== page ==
The cost options are in step with the general aura here. Casual — no tablecloths — but upscale, with floral garnishes for the appetizers and a stock of trendy rectangular white china.

We decide to start with tender-crisp and deliciously moist crab cakes ($11.95) with mango salsa, salad greens and raspberry-poppy dressing, and a savourful French- Asian fusion of velvety duck con_ t wrapped in crispy pot stickers ($10.95) with a sweet chili sauce. So far, so good.

Inferno’s chef Fern Kirouac branched out from his family’s locally famous La Vieille Gare (now the renovated Resto Gare) just down the street, and the apple doesn’t fall far from the tree — in the kitchen or in the line of professional service.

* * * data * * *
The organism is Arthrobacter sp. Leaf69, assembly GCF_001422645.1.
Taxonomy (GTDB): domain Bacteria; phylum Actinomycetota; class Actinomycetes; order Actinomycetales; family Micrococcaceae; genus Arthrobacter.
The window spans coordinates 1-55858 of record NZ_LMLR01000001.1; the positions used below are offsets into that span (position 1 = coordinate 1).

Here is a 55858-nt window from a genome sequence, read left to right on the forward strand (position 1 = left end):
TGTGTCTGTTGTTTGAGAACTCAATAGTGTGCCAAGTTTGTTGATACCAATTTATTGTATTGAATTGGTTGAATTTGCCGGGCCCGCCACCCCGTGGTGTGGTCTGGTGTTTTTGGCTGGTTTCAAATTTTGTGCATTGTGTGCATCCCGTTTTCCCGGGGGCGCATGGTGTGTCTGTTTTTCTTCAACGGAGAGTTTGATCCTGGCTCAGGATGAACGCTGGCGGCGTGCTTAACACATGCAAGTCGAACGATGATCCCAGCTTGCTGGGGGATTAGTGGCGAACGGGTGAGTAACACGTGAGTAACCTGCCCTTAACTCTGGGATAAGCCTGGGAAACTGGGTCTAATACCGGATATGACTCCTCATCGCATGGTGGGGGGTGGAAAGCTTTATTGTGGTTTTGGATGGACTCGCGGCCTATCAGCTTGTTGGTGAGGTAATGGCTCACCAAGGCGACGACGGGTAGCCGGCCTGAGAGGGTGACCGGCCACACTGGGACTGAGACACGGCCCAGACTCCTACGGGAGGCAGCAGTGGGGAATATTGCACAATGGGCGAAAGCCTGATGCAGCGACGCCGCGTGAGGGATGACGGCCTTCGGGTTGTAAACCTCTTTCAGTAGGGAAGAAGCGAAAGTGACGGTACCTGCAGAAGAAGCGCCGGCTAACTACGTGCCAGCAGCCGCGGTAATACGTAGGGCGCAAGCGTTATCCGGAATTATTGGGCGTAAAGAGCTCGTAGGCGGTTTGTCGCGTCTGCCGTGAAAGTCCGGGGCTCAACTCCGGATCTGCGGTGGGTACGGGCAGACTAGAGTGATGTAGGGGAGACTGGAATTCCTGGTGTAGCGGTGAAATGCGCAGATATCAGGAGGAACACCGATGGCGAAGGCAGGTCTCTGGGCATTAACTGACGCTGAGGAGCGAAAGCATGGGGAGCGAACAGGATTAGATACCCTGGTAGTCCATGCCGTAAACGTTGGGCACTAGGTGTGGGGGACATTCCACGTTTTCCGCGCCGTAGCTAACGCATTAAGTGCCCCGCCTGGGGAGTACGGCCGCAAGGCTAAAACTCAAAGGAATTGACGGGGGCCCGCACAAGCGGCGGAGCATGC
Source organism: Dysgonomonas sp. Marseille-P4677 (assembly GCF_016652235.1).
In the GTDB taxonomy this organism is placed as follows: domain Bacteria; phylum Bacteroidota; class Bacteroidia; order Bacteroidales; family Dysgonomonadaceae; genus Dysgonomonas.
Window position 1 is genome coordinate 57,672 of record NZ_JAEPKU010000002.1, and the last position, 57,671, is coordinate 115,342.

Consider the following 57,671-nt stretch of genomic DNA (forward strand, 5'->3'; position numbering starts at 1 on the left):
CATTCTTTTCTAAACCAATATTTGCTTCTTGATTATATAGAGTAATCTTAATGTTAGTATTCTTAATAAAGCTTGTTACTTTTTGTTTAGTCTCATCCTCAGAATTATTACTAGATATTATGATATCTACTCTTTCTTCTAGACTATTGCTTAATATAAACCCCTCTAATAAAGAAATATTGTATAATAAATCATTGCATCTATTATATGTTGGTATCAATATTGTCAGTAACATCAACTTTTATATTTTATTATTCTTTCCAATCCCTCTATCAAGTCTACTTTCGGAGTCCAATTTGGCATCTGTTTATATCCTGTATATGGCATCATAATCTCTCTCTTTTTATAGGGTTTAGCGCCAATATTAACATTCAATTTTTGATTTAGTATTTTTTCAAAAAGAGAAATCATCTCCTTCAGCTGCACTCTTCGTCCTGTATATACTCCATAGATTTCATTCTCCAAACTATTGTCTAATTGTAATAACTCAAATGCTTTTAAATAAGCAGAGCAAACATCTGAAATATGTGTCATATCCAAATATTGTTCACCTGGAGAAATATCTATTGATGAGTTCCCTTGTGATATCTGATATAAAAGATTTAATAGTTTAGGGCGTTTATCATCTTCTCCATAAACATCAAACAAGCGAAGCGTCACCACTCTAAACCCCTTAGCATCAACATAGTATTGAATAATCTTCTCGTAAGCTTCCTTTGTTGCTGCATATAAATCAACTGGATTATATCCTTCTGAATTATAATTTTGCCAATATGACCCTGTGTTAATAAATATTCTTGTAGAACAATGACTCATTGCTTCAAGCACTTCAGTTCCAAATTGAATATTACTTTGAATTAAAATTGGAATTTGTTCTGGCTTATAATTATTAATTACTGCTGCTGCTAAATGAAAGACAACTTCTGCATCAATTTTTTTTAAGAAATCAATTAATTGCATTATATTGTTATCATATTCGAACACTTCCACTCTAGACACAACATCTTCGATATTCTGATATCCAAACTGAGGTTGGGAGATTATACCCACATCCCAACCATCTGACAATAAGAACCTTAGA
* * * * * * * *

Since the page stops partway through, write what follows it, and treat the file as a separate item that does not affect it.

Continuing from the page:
Our server is attentive, but not obsequious. She sets a comfortable pace and, despite a sudden influx of patrons at our departure time, our cheque appears in a timely fashion. But more importantly, she is as attentive to a couple of teenagers sharing dessert at a nearby table as she is to the foursome racking up the tidy bar tab next door. The DD is impressed, and reminded of an experience at a faux Italian eatery some years ago, when a waiter had the audacity to excuse the abysmal service by pointing out he was too busy fawning over a Blue Bomber at the next table to tend to our needs. Needless to say, we haven’t been back, but we can already envision a return to In Ferno’s during warmer months, when the cozy patio reopens.